The author took part in the first conference on dialogue among Muslim and Jewish religious scholars which was held a few years ago in Belgium. There, I heard a line of poetry written by the famous poet, Bidel Dehlavi, which was read to me by a Bangladeshi participant. I think this single line encompasses an entire ethical theory in the context of personal, group, and international relations:

Bidding farewell and reunion each have their own pleasure,
So, you may depart one thousand times and come back one hundred thousand times.

Last year, I read out the same poem when praying in a university graduation ceremony as I was addressing the outgoing graduates. I told them that it was a complete ethical formula of democratic behavior. From this viewpoint, departure and separation does not mean that there is no more opportunity to come back. Here, friendship and unity is the main principle with separation and departure being exceptional and temporary. Separation does not mean alienation or animosity. One can become separated and distance from another, but still be welcomed upon return. Separation sometimes gives meaning to returns and proximities. Relations between two countries can sometimes become less engaging and intense without turning into hostility. In the past, when the Cold War culture overshadowed international relations, such remarks would have appeared romantic and emotional. It was in the same spirit that President Bush once said: “you are either with us or against us.” In such a limited worldview, there is no grey area between the absolute black and white. However, the ethical foundations of international relations are being reviewed and revised and although it will take a while before new norms and values are established, a robust trend of normative change has already started and is gaining momentum. An active and progressive foreign policy cannot merely engage in interaction with the modern world using old-fashioned subjects, discourses and viewpoints. The speed at which everything is being renovated as well as the rapid pace of creativity in all scientific and theoretical fields is amazing. As a result, the world is witnessing rapid expansion of museums which in addition to antiquated objects are also displaying antiquated viewpoints.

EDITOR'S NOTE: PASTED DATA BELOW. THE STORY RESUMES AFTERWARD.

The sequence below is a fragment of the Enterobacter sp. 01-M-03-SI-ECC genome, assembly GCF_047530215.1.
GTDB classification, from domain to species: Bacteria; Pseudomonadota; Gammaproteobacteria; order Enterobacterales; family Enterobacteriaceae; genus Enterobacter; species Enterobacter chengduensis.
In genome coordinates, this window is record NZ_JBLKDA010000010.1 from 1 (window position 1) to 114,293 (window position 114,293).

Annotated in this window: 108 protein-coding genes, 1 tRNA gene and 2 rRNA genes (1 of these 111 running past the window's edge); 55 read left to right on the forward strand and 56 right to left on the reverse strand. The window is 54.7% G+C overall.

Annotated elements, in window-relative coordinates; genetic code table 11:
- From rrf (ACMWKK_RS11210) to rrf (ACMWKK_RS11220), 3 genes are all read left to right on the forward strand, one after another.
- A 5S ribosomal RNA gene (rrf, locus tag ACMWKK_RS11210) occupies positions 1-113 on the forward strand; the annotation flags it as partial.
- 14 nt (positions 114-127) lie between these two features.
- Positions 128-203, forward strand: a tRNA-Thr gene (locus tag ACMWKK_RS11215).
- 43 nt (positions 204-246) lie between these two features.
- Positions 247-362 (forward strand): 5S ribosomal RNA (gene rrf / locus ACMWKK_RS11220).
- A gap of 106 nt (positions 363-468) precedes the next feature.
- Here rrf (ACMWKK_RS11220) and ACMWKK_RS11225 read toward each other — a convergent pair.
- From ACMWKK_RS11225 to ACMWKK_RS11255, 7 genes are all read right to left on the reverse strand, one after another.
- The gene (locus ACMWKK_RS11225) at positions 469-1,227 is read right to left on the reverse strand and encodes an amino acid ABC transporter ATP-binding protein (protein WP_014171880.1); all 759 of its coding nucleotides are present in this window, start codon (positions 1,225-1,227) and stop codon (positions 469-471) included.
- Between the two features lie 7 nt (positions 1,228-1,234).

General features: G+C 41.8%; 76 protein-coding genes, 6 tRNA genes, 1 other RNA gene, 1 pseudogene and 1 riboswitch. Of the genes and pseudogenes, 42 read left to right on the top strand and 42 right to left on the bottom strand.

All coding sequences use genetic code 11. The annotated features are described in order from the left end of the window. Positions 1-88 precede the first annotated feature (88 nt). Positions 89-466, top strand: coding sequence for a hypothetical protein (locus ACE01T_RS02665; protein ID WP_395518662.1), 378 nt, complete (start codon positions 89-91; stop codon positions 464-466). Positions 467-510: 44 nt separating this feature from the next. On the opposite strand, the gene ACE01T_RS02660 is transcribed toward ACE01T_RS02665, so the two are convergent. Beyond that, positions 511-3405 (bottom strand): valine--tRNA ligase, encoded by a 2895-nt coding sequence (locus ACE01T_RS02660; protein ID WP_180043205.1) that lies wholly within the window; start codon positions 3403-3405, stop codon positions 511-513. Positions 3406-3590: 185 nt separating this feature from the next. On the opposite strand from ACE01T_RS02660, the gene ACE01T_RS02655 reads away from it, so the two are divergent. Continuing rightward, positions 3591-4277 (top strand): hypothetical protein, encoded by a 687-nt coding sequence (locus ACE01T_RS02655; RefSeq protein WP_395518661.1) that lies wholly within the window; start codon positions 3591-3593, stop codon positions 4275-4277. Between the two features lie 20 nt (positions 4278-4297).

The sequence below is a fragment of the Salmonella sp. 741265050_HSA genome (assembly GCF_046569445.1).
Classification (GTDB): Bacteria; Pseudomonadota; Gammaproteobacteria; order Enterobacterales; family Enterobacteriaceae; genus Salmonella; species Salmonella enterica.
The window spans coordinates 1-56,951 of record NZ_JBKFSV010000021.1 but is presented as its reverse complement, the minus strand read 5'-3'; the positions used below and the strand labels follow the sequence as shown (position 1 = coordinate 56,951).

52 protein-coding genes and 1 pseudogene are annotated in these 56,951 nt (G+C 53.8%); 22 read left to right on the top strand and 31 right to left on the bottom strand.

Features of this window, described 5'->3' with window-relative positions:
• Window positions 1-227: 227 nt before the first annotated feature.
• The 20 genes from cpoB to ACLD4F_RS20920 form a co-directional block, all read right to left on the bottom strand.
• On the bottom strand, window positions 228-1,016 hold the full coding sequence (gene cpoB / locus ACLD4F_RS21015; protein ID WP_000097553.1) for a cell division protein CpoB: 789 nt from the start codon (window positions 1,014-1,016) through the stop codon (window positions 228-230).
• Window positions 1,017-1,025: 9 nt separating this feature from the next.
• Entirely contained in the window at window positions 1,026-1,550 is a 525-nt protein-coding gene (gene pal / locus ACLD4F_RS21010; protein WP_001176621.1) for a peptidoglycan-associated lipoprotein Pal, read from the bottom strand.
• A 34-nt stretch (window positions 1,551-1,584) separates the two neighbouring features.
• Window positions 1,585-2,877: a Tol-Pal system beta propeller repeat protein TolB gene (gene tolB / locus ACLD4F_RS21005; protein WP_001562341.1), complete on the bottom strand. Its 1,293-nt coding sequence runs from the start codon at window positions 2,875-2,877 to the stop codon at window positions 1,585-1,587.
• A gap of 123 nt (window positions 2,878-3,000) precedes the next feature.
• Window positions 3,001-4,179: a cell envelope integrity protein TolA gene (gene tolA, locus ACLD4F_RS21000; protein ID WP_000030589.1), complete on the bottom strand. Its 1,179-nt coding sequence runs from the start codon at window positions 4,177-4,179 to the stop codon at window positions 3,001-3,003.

8. Islam in the West and share of Shiism in its expansion

As we know, attention to the study on Islam by academic circles in the United States has greatly increased especially following the 9/11 terrorist attacks. The subsequent invasions of Afghanistan and Iraq by the West almost by default increased demands for courses on the Islamic teachings cultures and traditions across America. The increasing demand for expertise in Islam created a boom market for Islamic scholarship. By visiting the websites, which display advertisements for academic careers such as the one run by the Middle East Studies Association (MESA), one can easily see that there are annually 40-60 openings for Islam studies in the Western universities.